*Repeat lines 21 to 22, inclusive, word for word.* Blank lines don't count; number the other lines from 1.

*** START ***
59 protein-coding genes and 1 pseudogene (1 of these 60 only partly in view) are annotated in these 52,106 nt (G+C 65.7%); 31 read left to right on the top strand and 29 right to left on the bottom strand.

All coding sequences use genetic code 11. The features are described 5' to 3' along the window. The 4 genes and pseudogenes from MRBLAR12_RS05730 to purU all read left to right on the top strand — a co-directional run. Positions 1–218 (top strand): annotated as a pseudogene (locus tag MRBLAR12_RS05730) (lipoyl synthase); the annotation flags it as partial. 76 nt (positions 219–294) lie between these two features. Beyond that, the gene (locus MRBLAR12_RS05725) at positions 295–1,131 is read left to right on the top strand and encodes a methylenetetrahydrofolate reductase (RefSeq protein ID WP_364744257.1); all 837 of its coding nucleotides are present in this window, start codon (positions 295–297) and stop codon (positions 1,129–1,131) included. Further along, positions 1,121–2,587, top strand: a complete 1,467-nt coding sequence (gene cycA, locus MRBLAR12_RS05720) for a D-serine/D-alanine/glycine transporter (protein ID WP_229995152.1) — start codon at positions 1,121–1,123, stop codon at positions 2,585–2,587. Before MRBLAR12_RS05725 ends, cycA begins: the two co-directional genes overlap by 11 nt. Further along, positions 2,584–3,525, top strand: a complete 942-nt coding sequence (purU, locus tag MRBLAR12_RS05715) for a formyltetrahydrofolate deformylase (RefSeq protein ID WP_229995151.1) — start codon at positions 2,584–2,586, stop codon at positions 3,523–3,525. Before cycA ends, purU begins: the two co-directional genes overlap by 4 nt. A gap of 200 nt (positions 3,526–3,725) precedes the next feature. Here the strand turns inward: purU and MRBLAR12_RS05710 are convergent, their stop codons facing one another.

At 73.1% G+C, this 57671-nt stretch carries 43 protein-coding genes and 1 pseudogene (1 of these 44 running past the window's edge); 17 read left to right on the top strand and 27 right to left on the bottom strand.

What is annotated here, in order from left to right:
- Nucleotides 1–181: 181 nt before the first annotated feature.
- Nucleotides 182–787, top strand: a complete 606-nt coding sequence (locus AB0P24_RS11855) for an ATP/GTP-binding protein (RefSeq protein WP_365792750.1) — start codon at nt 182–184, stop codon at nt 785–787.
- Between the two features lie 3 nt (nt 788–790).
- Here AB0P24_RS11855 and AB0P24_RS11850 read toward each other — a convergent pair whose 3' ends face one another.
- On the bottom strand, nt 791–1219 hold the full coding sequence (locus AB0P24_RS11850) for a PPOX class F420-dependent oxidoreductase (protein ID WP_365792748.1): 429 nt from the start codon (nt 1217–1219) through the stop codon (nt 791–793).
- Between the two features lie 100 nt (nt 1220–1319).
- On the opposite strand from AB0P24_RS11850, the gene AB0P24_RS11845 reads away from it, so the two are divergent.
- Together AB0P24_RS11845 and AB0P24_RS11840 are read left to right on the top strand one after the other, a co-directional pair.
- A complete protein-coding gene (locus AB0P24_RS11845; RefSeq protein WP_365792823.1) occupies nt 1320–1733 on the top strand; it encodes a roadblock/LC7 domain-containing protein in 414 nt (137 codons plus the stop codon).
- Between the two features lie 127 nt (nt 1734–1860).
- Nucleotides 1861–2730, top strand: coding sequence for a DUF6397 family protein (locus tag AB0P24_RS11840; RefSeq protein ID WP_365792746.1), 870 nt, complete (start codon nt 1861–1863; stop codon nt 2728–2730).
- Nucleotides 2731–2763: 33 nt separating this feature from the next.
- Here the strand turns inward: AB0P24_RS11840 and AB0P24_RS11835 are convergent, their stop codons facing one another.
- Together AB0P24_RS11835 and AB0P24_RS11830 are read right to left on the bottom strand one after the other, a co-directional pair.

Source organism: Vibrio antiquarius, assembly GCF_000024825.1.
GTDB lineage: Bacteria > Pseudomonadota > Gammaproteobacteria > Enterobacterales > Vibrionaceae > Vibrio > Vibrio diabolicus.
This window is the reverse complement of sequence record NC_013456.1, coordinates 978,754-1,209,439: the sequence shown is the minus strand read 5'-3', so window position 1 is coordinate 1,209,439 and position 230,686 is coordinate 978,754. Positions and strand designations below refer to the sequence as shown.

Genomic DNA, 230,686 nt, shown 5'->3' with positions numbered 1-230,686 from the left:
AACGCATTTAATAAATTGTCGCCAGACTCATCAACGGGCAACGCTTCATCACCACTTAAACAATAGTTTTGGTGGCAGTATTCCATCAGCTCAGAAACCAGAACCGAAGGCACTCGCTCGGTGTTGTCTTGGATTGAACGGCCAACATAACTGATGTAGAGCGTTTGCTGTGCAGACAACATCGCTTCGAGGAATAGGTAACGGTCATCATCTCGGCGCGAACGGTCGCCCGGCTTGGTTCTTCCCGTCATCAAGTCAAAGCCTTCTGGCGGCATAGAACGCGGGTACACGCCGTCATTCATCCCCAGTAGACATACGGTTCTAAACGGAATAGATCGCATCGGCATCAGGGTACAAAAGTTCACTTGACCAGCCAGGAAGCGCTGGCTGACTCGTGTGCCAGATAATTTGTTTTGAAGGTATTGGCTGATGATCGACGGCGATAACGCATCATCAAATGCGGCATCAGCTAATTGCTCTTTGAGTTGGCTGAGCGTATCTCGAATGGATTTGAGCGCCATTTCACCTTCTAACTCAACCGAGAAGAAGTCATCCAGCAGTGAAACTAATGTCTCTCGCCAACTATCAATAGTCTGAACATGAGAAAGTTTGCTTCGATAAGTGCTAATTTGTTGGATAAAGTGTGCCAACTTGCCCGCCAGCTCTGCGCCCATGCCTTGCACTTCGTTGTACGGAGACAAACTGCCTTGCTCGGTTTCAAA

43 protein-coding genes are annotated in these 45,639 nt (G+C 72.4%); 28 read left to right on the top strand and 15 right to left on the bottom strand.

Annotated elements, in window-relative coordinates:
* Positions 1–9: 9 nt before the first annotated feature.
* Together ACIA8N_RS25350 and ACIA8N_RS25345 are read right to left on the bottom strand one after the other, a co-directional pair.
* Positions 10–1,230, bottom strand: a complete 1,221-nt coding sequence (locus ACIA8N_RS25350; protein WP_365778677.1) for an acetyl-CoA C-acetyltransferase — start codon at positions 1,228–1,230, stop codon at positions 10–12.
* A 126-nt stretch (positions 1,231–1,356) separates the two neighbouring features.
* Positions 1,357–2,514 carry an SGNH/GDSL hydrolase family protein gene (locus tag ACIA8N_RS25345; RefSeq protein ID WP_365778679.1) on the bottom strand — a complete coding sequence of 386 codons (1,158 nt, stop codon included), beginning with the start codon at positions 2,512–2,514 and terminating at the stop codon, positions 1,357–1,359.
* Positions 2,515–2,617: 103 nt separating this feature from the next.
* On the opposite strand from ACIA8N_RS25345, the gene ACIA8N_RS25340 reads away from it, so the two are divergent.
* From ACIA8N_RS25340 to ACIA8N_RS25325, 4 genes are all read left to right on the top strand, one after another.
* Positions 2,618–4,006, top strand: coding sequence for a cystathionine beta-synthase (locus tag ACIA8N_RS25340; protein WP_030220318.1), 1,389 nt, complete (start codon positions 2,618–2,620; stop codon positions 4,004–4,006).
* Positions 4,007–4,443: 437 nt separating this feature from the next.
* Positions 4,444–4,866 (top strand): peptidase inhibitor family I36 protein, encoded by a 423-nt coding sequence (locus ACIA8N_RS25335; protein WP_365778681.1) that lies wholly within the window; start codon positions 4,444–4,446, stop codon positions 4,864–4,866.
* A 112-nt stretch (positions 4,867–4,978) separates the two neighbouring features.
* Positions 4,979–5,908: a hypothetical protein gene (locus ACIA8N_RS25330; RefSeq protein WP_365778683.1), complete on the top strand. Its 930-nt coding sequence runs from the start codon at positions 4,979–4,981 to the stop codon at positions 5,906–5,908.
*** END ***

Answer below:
This window is the reverse complement of sequence record NC_013456.1, coordinates 978,754-1,209,439: the sequence shown is the minus strand read 5'-3', so window position 1 is coordinate 1,209,439 and position 230,686 is coordinate 978,754. Positions and strand designations below refer to the sequence as shown.

Genomic DNA, 230,686 nt, shown 5'->3' with positions numbered 1-230,686 from the left: